Now (fingers, toes and roots crossed) Old Knobbley is getting the attention this great ancient tree deserves and will be properly looked after by Mistley Parish Council. Hooray!! and thank you Ian.
There are some people who think that Old Knobbley should also be cordoned off so that children (and adults) cannot set fire or abuse this veteran tree. But I hope that Old K will continued to be a natural climbing frame for all the young at heart folk for years to come, and that the few fire-starters (twisted fire-starters) grow out of their pyromaniac tendencies without causing harm.
Old Knobbley Wiggles into a catalogue
I first found out about Wiggly Wigglers when I bought my wormery a couple of years ago. By "Wiggly Wigglers", I'm not referring to the worms that arrived in the post (yes by snail mail), but the company that supplied them. They are based in Herefordshire in the UK and they are simply a great company for wildlife gardening products.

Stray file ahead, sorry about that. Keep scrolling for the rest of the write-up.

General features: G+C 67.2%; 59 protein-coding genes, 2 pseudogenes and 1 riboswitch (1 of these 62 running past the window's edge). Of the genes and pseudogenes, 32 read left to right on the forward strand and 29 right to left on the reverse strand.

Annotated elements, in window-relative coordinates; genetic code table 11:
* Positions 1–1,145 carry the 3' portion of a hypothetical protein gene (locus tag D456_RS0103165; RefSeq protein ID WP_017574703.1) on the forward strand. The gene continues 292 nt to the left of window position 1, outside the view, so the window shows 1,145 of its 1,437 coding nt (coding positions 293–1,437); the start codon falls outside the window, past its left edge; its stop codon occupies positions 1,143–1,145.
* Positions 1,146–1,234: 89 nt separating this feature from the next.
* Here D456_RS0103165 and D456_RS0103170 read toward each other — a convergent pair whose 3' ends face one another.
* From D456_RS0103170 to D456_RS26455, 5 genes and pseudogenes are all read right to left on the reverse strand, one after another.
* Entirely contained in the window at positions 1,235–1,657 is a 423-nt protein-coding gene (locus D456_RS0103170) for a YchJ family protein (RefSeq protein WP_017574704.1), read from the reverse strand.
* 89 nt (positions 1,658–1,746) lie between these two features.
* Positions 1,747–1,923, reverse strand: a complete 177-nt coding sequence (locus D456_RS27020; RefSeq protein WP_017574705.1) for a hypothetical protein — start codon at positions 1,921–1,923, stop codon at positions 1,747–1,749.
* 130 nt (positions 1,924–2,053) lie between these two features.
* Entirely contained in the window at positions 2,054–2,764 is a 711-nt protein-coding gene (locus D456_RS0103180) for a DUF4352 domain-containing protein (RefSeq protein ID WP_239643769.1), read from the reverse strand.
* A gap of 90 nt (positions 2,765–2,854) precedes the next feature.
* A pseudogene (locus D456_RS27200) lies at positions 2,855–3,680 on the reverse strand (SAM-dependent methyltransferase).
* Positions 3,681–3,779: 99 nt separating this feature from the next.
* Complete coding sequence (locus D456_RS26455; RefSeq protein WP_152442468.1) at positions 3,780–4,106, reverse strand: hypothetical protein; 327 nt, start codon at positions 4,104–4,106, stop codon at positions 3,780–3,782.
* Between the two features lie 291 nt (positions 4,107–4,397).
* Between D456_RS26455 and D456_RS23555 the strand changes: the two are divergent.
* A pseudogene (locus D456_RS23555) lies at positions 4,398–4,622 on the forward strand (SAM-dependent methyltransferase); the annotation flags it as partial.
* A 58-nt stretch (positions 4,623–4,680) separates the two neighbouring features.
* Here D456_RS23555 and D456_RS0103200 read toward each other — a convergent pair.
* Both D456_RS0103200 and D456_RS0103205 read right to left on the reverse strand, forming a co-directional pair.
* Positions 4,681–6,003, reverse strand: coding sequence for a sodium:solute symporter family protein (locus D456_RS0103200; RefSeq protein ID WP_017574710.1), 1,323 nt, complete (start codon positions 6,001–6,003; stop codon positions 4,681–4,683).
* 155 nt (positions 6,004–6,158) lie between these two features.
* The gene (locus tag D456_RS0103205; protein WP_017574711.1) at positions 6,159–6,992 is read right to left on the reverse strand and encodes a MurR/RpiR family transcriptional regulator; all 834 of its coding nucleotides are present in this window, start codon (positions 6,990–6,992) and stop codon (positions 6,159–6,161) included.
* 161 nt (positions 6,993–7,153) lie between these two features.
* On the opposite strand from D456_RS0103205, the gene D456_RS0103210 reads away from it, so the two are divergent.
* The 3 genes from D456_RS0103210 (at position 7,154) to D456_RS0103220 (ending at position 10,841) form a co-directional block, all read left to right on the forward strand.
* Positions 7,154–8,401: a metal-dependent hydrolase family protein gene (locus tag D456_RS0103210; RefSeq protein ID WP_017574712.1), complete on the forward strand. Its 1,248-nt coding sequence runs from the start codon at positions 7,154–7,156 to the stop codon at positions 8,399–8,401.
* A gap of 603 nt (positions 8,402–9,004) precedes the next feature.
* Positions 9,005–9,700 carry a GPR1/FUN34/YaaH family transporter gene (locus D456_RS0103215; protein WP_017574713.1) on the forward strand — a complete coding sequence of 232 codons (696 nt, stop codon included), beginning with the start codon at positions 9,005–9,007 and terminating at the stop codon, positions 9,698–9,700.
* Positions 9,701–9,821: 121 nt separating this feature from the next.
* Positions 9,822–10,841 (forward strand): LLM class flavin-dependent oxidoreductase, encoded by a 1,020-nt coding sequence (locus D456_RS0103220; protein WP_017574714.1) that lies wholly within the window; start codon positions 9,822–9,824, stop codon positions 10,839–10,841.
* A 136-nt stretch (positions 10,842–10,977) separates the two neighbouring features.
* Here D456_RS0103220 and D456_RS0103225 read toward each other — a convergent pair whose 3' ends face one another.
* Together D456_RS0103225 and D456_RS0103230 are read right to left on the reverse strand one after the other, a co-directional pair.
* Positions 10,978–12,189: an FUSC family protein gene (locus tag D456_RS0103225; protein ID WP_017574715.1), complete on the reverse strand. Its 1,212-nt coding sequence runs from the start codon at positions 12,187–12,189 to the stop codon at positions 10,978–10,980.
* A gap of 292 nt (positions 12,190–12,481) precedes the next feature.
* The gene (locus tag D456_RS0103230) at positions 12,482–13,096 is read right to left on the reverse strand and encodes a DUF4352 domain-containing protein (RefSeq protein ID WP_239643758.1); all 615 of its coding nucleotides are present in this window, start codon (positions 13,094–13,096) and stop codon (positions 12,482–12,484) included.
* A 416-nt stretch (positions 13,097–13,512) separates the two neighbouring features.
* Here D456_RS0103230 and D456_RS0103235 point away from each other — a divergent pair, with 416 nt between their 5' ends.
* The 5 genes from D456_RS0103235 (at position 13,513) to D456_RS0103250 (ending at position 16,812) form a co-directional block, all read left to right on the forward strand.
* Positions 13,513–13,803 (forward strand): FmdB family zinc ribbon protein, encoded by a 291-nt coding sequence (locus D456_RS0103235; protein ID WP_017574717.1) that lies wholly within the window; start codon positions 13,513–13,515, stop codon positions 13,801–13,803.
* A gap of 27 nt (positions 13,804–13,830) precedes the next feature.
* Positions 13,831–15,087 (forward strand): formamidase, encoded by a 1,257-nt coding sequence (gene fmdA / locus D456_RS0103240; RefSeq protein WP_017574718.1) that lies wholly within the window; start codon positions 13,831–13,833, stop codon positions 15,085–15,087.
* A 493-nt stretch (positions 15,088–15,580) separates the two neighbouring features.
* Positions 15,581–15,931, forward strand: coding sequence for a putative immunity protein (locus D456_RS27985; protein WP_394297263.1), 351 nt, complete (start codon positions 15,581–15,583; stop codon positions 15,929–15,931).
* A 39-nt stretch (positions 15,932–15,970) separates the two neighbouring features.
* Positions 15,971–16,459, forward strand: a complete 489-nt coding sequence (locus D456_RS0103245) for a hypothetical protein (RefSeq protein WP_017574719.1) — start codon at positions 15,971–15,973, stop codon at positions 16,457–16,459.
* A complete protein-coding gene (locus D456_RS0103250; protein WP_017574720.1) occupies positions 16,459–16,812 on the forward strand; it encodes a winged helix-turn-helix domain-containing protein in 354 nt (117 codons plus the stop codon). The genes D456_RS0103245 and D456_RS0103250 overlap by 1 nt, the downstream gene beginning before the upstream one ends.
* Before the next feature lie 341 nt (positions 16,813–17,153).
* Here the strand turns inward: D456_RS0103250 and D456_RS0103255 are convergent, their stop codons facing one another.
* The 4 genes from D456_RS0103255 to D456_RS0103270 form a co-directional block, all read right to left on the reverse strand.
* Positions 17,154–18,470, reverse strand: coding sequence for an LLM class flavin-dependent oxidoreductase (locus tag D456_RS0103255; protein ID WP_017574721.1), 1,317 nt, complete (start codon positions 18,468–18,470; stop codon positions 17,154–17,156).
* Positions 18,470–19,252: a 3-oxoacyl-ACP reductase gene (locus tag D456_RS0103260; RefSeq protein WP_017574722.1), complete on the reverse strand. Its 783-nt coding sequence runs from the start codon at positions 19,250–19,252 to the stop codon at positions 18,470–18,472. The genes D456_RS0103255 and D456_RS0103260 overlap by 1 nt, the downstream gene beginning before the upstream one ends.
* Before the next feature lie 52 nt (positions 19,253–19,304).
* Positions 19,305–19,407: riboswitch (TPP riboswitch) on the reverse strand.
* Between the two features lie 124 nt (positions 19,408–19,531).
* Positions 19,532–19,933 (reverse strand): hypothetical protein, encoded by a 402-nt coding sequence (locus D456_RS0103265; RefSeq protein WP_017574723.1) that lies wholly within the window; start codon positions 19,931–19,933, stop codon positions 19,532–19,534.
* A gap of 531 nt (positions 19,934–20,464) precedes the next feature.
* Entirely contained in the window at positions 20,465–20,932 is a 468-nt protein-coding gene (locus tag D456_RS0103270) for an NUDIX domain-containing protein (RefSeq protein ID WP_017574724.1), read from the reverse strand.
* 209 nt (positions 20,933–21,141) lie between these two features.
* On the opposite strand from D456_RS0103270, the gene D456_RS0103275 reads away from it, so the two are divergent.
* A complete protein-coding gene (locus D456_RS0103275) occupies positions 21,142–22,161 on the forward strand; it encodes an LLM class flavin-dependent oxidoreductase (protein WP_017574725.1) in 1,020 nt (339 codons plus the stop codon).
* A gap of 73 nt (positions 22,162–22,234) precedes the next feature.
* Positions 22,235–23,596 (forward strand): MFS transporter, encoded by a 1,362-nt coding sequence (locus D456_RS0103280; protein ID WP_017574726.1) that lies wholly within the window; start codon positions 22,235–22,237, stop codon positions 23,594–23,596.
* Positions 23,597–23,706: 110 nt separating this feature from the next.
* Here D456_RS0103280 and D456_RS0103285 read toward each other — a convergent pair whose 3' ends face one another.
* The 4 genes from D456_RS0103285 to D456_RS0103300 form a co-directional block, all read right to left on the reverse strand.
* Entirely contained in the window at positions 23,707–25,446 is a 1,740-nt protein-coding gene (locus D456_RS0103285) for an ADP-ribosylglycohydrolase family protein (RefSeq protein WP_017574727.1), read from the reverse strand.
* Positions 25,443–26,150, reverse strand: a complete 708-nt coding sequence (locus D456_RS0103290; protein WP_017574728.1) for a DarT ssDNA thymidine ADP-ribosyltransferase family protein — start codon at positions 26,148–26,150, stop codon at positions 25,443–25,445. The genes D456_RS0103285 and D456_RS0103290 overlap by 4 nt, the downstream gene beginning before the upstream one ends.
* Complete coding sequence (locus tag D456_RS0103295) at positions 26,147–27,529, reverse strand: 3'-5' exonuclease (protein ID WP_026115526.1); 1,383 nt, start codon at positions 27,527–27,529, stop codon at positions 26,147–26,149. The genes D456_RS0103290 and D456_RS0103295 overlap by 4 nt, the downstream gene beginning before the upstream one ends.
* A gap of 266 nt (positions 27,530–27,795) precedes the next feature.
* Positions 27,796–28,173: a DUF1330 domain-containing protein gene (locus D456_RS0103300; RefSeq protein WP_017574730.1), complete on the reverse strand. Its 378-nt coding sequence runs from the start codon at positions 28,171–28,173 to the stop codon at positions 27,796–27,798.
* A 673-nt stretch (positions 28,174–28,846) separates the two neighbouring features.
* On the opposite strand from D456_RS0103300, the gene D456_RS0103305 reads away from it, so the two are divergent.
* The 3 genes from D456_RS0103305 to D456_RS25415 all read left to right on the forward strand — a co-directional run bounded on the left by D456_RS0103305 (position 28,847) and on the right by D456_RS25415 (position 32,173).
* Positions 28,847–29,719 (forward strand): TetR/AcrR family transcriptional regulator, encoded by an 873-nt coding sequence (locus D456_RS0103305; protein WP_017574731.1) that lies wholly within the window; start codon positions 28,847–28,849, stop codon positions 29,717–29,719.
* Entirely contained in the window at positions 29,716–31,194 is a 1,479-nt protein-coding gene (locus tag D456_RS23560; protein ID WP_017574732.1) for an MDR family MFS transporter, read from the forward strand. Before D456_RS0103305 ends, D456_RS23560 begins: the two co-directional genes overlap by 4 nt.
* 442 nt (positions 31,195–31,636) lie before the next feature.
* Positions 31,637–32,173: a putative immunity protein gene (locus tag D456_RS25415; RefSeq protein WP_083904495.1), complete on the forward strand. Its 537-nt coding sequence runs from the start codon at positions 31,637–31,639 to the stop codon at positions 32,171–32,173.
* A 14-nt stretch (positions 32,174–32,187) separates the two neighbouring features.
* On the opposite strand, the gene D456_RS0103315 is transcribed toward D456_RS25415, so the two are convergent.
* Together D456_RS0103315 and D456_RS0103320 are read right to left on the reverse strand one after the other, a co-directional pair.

The Wiggly team wanted to produce a catalogue with a difference, so asked their customers to send in their thoughts about the Wiggly products. (I should probably point out that Old Knobbley isn't for sale). So, I wrote to say that I was thrilled that the company was selling trees and hedging plants (it was a relatively new edition for them) and that if you have space to plant trees, you should plant lots of them. Perhaps one day they will be as old as Old K!
So there is a small photo of Old Knobbley (and if you look closely, me) in their latest catalogue. Fab.
I have also become a Wiggly Affiliate, which means that if you click through to the Wiggly Wigglers website and buy something, I will get earn some Wiggl-e-cash which will help me to fund this website.
Hidden Trees of Britain showcases some of Britains oldest and most beautiful trees, including Old Knobbley!
It's by Archie Miles (photographer), so you just know the images of trees within the covers are going to be exceptional. Archie contacted me a few months ago. He had visited this website a few years back and was fascinated by the fact that a tree has it's own website. He visited Old Knobbley, took a few photos, one of which is in the book, and wrote an entire page about Old Knobbley.
This is a great book, brilliant pictures and interesting facts about some obscure and hitherto unpublished trees. If you are looking for a present for a tree-loving friend or loved one, look no further.